The Labour and Green parties propose setting up a single buyer of electricity to help bring down the cost of power for households and businesses.
It has prompted the National-led Government to accuse them of introducing North Korean-style state control of the electricity system.
The proposal is to have a single Crown entity called New Zealand Power buy electricity from power generators at a set price and then pass the savings on to consumers.
Labour and the Greens say that would save the average household $300 a year.
Labour leader David Shearer says independent economics consultancy BERL estimates that the new system will create 5000 new jobs and add $450 million to economic growth. Under the plan, state-owned power companies would not have to pay dividends or tax.
But government ministers say the policy would drive up costs and increase the risk of power blackouts.
Economic Development Minister Steven Joyce says the Government has made changes to the electricity system to promote more competition and that had already helped slow the rate of increase in power prices.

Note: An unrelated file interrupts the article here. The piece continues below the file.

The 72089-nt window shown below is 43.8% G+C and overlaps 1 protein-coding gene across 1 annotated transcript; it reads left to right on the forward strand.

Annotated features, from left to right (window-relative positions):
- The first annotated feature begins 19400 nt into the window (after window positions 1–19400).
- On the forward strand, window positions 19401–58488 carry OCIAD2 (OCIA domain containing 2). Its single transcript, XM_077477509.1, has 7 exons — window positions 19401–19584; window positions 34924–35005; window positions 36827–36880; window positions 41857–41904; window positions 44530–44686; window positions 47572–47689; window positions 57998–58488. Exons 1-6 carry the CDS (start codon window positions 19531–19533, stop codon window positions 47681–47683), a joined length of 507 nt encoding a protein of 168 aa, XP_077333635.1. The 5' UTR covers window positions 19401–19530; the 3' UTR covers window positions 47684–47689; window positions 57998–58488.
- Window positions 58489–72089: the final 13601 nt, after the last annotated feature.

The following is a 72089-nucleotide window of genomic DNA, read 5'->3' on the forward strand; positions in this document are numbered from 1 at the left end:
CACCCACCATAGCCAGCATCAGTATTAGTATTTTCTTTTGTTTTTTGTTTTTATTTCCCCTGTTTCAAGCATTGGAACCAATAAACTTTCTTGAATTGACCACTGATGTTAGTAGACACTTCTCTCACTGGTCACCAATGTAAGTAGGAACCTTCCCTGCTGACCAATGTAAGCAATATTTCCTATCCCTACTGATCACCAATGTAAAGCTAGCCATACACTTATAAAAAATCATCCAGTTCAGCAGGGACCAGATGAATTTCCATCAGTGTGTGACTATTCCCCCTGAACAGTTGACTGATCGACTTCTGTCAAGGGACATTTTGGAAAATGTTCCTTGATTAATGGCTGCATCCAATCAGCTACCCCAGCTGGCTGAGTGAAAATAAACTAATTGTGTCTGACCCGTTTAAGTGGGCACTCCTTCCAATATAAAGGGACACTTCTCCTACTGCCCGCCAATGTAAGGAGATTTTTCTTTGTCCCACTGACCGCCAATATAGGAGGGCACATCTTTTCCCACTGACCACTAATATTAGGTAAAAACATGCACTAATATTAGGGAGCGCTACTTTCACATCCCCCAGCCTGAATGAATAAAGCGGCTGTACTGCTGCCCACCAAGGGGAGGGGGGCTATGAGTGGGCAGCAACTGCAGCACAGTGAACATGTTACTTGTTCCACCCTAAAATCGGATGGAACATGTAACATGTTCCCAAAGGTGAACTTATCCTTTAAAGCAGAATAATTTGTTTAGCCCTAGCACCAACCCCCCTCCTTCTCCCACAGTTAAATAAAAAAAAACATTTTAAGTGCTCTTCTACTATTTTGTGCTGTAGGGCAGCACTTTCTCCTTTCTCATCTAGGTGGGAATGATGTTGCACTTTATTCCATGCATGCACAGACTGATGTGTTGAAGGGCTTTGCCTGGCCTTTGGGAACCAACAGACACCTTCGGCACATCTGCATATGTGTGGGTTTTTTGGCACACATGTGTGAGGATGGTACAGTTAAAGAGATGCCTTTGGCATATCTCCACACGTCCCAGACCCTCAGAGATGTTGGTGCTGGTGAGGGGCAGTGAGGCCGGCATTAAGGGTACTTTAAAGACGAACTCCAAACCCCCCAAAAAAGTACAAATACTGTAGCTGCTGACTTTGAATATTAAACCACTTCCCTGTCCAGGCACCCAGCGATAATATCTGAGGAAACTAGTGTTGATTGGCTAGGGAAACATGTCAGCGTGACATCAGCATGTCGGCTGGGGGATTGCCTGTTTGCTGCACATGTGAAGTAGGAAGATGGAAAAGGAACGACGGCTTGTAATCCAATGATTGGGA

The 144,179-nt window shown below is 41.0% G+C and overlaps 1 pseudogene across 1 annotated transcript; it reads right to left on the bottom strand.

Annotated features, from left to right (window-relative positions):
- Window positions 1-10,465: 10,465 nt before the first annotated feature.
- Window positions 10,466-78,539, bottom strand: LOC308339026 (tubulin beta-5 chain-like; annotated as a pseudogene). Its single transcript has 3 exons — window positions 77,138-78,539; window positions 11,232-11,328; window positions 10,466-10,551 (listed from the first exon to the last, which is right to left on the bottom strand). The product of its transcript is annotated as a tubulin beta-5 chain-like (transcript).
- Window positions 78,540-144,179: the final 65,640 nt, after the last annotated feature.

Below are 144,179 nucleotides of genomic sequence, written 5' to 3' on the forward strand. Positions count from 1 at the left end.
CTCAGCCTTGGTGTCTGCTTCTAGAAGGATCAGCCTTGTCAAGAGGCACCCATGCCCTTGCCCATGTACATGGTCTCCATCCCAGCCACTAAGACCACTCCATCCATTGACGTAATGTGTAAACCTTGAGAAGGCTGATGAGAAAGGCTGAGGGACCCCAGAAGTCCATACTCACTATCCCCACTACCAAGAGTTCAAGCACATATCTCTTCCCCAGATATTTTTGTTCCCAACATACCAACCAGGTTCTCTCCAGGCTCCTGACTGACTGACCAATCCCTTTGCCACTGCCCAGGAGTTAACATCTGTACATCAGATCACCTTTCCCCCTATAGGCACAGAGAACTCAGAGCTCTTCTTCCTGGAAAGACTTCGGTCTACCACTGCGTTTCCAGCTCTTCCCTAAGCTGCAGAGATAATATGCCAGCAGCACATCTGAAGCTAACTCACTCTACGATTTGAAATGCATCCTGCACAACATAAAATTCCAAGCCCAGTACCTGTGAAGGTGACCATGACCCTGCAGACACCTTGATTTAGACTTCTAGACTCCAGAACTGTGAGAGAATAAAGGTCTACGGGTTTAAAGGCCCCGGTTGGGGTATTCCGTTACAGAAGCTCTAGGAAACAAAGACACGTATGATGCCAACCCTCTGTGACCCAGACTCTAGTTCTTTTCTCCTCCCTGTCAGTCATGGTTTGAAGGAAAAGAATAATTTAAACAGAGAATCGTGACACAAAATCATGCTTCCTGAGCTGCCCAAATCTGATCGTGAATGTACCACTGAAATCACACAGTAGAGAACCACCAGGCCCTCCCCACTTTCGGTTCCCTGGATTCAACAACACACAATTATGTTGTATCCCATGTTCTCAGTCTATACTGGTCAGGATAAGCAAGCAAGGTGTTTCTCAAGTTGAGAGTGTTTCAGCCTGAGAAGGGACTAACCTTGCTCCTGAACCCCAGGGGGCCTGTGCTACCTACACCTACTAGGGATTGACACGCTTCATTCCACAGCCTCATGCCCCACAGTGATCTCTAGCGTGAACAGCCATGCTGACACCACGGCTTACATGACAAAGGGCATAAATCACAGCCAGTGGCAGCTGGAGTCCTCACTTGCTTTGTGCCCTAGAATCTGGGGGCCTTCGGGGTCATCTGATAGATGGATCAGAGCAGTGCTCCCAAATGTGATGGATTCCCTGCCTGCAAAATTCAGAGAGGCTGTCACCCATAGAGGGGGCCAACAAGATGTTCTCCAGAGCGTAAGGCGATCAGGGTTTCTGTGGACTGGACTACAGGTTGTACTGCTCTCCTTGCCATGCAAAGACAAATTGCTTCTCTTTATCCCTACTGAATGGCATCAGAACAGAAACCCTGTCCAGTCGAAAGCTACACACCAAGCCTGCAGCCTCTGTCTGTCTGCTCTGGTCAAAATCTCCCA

He was scathing of the Opposition parties' policy, saying it comes from the "North Korean school of economics", while other ministers say it would be more at home in Albania or communist Russia.
However, David Shearer told Radio New Zealand's Checkpoint programme on Thursday that Brazil, South Africa and 30 American states use the same model.
"I wouldn't have called United States exactly Albania. The bottom line here is that our power prices have gone up $700 and more, accounting for inflation, over the last 10 or 12 years.
"What our new proposal will do will bring power bills down by $330 a year and will put a lid on future price rises."